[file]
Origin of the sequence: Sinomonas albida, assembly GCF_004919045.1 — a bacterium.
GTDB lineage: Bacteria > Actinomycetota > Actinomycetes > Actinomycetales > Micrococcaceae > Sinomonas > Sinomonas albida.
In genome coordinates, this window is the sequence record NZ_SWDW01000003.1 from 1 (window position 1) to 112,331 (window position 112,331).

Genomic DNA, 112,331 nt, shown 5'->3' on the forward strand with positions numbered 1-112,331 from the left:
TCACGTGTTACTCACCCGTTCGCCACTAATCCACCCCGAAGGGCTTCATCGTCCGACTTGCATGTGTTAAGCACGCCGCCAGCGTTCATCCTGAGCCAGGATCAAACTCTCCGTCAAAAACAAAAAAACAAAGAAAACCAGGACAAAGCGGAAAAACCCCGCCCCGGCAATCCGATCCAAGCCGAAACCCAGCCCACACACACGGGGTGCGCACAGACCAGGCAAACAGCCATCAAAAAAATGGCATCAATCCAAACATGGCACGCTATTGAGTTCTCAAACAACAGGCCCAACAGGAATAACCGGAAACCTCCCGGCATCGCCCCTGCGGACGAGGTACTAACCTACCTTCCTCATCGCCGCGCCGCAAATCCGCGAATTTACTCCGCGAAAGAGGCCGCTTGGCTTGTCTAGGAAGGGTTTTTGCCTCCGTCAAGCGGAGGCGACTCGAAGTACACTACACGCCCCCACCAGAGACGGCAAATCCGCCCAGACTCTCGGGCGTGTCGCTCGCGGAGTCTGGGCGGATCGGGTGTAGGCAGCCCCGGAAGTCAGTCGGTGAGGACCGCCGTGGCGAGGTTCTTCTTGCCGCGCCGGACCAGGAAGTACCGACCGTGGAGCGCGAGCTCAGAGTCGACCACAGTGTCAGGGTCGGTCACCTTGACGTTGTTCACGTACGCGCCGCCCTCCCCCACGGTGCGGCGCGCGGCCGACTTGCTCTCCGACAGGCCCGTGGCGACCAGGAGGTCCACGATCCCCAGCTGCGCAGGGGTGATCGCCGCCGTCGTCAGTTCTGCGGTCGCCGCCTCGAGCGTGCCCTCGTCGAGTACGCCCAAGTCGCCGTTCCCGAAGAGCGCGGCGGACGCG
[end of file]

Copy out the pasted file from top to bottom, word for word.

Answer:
Origin of the sequence: Sinomonas albida, assembly GCF_004919045.1 — a bacterium.
GTDB lineage: Bacteria > Actinomycetota > Actinomycetes > Actinomycetales > Micrococcaceae > Sinomonas > Sinomonas albida.
In genome coordinates, this window is the sequence record NZ_SWDW01000003.1 from 1 (window position 1) to 112,331 (window position 112,331).

Genomic DNA, 112,331 nt, shown 5'->3' on the forward strand with positions numbered 1-112,331 from the left:
TCACGTGTTACTCACCCGTTCGCCACTAATCCACCCCGAAGGGCTTCATCGTCCGACTTGCATGTGTTAAGCACGCCGCCAGCGTTCATCCTGAGCCAGGATCAAACTCTCCGTCAAAAACAAAAAAACAAAGAAAACCAGGACAAAGCGGAAAAACCCCGCCCCGGCAATCCGATCCAAGCCGAAACCCAGCCCACACACACGGGGTGCGCACAGACCAGGCAAACAGCCATCAAAAAAATGGCATCAATCCAAACATGGCACGCTATTGAGTTCTCAAACAACAGGCCCAACAGGAATAACCGGAAACCTCCCGGCATCGCCCCTGCGGACGAGGTACTAACCTACCTTCCTCATCGCCGCGCCGCAAATCCGCGAATTTACTCCGCGAAAGAGGCCGCTTGGCTTGTCTAGGAAGGGTTTTTGCCTCCGTCAAGCGGAGGCGACTCGAAGTACACTACACGCCCCCACCAGAGACGGCAAATCCGCCCAGACTCTCGGGCGTGTCGCTCGCGGAGTCTGGGCGGATCGGGTGTAGGCAGCCCCGGAAGTCAGTCGGTGAGGACCGCCGTGGCGAGGTTCTTCTTGCCGCGCCGGACCAGGAAGTACCGACCGTGGAGCGCGAGCTCAGAGTCGACCACAGTGTCAGGGTCGGTCACCTTGACGTTGTTCACGTACGCGCCGCCCTCCCCCACGGTGCGGCGCGCGGCCGACTTGCTCTCCGACAGGCCCGTGGCGACCAGGAGGTCCACGATCCCCAGCTGCGCAGGGGTGATCGCCGCCGTCGTCAGTTCTGCGGTCGCCGCCTCGAGCGTGCCCTCGTCGAGTACGCCCAAGTCGCCGTTCCCGAAGAGCGCGGCGGACGCG